The second is the wonderful London Congestion charge. Here is what happened :-

The GLW (good lady wife) drives in to London, and her normal route blocked by roadworks, so she takes a detour and has to do a U-turn in a road which may be inside the charging zone.

She's not sure, but thinks we may have to pay the charge.

I go onto the website and follow the payment process

Put in her number plate and it identifies the make and model of car

Great , the system has recognised the car so it must have entered the zone, I thought

As a test, I entered the number plate for my car, and the system allowed me to start paying the congestion charge for yesterday

Hang on - my car didn't get within fifty bloody miles of the congestion zone yesterday!!!!!!

So I call them :-

"My wife thinks she may have entered the zone yesterday"

"Well you can check on a map"

"She doesn't know exactly where is was, so she isn't sure"

"Oh, well we aren't linked to the camera capture system"

"So you don't know and can't tell us if the car entered the zone?"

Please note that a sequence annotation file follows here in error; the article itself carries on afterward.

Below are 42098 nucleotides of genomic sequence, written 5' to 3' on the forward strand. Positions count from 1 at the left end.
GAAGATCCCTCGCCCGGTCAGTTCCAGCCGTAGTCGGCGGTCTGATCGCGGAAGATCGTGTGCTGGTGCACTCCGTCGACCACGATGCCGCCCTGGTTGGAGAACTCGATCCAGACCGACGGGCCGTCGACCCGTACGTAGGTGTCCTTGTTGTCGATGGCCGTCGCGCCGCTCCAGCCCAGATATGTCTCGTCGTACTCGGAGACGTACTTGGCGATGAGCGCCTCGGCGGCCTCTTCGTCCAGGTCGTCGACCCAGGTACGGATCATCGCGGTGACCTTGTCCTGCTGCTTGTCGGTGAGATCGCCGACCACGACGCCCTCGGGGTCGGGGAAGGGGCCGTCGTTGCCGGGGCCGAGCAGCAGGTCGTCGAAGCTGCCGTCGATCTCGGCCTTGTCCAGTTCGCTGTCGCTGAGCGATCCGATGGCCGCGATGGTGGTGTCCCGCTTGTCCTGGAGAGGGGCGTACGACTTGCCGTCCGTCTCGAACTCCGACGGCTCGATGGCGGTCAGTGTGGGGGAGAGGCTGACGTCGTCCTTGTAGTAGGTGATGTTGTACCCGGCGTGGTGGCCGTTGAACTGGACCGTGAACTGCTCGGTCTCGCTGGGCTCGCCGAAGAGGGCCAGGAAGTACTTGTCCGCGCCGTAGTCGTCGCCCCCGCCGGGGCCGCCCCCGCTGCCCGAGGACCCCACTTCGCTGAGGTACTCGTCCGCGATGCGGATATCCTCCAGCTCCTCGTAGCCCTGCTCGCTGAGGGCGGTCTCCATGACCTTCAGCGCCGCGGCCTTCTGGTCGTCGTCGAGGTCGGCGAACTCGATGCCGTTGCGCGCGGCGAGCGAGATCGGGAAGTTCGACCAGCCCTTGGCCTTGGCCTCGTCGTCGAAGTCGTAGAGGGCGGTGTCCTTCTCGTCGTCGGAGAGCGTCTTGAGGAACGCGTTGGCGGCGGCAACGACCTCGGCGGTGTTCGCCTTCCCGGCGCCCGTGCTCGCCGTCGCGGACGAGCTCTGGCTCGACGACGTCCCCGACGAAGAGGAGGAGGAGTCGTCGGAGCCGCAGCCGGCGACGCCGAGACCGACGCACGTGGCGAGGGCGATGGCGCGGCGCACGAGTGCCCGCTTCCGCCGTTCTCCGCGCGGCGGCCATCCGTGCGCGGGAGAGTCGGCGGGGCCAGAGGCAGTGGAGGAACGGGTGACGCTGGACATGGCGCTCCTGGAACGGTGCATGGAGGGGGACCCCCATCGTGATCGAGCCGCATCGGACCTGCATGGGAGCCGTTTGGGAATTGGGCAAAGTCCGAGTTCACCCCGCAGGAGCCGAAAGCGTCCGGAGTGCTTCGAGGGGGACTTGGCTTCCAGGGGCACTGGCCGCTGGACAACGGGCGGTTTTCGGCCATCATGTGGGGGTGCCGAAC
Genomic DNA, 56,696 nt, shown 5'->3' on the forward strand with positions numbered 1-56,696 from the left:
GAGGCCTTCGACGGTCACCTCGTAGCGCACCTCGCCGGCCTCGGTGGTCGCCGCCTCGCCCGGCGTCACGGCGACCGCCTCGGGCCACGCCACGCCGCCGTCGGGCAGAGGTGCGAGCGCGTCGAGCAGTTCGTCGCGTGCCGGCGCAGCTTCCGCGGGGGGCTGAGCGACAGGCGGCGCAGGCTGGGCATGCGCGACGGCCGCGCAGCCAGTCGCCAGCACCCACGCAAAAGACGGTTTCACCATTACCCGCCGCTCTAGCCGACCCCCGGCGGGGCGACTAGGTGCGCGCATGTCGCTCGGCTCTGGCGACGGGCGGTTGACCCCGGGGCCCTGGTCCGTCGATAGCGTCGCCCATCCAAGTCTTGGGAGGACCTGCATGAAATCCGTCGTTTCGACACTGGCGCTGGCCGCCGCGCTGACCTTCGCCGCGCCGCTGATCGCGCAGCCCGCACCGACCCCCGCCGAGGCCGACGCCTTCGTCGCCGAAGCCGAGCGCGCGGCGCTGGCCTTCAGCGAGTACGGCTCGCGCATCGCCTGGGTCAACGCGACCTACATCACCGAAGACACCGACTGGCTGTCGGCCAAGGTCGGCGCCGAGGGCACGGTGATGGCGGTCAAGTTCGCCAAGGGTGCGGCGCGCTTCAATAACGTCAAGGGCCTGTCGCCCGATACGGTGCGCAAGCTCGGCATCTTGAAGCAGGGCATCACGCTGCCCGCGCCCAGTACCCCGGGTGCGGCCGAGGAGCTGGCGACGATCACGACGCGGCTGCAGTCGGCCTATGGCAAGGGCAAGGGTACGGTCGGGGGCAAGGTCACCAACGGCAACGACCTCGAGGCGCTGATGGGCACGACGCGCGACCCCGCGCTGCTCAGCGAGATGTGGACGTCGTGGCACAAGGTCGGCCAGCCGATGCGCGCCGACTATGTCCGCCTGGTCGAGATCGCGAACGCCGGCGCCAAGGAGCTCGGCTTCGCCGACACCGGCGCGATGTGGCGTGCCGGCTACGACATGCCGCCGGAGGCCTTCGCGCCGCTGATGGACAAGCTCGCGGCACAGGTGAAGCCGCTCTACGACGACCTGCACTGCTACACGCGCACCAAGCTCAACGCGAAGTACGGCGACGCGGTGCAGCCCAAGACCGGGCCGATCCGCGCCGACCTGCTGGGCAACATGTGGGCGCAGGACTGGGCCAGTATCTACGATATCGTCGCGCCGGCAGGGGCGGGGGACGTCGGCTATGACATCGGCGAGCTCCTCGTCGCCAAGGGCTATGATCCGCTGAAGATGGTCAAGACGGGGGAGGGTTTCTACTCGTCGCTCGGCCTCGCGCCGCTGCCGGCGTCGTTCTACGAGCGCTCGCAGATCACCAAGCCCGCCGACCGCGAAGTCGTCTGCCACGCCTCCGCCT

"So if I don't pay, because we aren't sure, then what happens?"

"Well if she went in the zone, you will get a penalty notice"

"OK, so if I pay, and she didn't go in the zone, then we get a refund?"

"No, sorry"

"Why not?"

"Because the congestion charge in non-refundable"

"But you are forcing me to pay, although you can't tell me if I need to pay, so if I didn't need to pay, I am wasting 10 pounds?"

"Sorry. We don't have access to that data"

Jesus. I spent years living in Spain not believing people that said how fucked-up things were here. How can they not tell you if you have to pay the charge - it just implies that you have to pay or suffer a bigger fine........

Tuesday, April 21, 2009

Buy to let fees

I have been looking into buy-to-let mortgages in the UK, having long been mildly embarrassed at the way in which Spanish mortgages are so damned expensive to set up, what with all the notary fees and taxes etc.